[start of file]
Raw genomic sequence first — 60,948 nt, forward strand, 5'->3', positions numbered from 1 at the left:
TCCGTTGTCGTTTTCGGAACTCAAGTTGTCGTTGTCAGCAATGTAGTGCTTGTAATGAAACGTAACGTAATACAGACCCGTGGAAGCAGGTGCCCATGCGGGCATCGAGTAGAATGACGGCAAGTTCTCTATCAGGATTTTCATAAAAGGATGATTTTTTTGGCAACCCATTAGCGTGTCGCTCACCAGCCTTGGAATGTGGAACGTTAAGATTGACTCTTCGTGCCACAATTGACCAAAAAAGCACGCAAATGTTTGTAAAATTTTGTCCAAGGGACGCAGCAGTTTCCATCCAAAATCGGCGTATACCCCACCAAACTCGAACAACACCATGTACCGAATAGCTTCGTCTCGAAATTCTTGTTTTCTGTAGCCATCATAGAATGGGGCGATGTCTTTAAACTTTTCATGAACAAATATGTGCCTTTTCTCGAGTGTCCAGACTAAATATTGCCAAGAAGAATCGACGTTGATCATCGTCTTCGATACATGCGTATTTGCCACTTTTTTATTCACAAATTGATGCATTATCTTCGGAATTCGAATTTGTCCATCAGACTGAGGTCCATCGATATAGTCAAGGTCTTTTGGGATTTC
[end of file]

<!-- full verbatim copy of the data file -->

Raw genomic sequence first — 60,948 nt, forward strand, 5'->3', positions numbered from 1 at the left:
TCCGTTGTCGTTTTCGGAACTCAAGTTGTCGTTGTCAGCAATGTAGTGCTTGTAATGAAACGTAACGTAATACAGACCCGTGGAAGCAGGTGCCCATGCGGGCATCGAGTAGAATGACGGCAAGTTCTCTATCAGGATTTTCATAAAAGGATGATTTTTTTGGCAACCCATTAGCGTGTCGCTCACCAGCCTTGGAATGTGGAACGTTAAGATTGACTCTTCGTGCCACAATTGACCAAAAAAGCACGCAAATGTTTGTAAAATTTTGTCCAAGGGACGCAGCAGTTTCCATCCAAAATCGGCGTATACCCCACCAAACTCGAACAACACCATGTACCGAATAGCTTCGTCTCGAAATTCTTGTTTTCTGTAGCCATCATAGAATGGGGCGATGTCTTTAAACTTTTCATGAACAAATATGTGCCTTTTCTCGAGTGTCCAGACTAAATATTGCCAAGAAGAATCGACGTTGATCATCGTCTTCGATACATGCGTATTTGCCACTTTTTTATTCACAAATTGATGCATTATCTTCGGAATTCGAATTTGTCCATCAGACTGAGGTCCATCGATATAGTCAAGGTCTTTTGGGATTTC